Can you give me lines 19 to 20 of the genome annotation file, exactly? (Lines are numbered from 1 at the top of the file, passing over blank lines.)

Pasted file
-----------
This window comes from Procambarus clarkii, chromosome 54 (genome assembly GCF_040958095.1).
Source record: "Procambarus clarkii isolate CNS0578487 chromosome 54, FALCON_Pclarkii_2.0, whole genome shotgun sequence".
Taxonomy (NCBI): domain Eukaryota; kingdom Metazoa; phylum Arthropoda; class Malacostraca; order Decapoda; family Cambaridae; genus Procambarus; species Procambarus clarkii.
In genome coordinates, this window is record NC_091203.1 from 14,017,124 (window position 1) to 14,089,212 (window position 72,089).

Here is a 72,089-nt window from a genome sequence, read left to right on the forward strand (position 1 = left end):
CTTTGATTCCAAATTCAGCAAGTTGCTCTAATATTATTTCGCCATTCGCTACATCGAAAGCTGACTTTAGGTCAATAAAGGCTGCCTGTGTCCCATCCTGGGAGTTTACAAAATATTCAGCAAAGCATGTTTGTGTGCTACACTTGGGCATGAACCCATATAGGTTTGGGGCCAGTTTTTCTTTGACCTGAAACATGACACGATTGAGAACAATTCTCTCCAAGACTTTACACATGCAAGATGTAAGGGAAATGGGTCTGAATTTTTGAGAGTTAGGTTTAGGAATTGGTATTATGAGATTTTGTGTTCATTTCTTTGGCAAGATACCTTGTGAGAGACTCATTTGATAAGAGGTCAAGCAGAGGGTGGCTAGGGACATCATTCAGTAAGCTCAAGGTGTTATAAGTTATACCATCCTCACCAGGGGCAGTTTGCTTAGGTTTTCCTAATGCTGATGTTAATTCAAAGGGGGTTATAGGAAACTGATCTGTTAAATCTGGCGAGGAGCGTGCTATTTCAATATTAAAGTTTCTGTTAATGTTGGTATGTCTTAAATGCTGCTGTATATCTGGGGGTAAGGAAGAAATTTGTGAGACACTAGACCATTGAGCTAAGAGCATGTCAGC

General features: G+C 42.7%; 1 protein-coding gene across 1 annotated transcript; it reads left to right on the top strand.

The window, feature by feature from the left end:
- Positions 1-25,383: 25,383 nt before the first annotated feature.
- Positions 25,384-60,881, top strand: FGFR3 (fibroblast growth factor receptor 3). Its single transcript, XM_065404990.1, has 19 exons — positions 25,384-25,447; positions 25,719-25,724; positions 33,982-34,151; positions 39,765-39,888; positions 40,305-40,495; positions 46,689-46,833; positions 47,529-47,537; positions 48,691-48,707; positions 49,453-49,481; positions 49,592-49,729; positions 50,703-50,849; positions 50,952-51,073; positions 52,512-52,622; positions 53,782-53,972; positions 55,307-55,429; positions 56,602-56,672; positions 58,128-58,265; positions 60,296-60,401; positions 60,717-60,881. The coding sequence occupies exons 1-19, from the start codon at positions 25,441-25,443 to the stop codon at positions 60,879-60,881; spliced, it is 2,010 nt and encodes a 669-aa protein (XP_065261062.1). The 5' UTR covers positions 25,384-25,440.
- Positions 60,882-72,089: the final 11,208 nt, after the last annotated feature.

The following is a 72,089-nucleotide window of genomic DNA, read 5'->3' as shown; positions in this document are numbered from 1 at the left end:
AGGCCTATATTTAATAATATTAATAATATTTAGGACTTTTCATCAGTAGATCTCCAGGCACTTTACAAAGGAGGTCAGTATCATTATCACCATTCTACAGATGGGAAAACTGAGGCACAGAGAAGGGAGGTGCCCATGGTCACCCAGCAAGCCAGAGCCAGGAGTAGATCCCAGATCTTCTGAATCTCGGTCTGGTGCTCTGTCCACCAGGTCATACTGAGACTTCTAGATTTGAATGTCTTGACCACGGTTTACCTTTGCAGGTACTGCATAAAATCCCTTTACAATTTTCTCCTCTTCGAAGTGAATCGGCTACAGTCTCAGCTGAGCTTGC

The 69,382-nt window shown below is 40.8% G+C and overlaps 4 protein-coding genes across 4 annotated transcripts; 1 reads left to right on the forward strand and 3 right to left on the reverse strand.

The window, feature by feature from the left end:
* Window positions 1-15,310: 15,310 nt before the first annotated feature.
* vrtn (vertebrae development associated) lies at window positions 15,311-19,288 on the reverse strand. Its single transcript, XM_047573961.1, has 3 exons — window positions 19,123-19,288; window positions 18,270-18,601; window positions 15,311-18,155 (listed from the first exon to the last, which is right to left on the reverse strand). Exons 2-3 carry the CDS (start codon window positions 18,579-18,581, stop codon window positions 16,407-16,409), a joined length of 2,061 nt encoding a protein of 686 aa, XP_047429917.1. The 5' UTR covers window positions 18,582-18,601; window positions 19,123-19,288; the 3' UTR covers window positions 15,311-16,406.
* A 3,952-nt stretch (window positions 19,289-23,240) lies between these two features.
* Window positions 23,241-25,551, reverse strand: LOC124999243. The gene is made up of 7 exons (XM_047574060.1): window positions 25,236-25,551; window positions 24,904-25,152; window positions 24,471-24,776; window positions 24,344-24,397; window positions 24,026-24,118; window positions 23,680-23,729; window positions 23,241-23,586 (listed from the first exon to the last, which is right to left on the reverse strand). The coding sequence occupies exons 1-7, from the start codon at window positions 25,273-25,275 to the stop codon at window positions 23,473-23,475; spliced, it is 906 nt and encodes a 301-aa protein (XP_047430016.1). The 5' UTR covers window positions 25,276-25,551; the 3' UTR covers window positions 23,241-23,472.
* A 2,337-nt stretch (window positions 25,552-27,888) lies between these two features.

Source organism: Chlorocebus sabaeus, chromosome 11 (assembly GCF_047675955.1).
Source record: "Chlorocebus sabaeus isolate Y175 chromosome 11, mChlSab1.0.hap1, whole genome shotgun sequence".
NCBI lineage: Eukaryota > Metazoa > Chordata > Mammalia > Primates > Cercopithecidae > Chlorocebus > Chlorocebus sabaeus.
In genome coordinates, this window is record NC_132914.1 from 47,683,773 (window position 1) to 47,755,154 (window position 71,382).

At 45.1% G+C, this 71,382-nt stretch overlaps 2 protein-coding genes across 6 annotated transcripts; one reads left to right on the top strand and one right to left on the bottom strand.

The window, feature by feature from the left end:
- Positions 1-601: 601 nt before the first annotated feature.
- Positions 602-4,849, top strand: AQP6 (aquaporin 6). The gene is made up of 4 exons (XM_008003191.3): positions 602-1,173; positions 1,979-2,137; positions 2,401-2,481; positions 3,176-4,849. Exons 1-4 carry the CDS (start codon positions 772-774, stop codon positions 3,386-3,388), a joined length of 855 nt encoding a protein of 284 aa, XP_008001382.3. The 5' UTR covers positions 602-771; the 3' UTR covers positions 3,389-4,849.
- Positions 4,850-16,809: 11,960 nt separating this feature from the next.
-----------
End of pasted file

* Window positions 23,241-25,551, reverse strand: LOC124999243. The gene is made up of 7 exons (XM_047574060.1): window positions 25,236-25,551; window positions 24,904-25,152; window positions 24,471-24,776; window positions 24,344-24,397; window positions 24,026-24,118; window positions 23,680-23,729; window positions 23,241-23,586 (listed from the first exon to the last, which is right to left on the reverse strand). The coding sequence occupies exons 1-7, from the start codon at window positions 25,273-25,275 to the stop codon at window positions 23,473-23,475; spliced, it is 906 nt and encodes a 301-aa protein (XP_047430016.1). The 5' UTR covers window positions 25,276-25,551; the 3' UTR covers window positions 23,241-23,472.
* A 2,337-nt stretch (window positions 25,552-27,888) lies between these two features.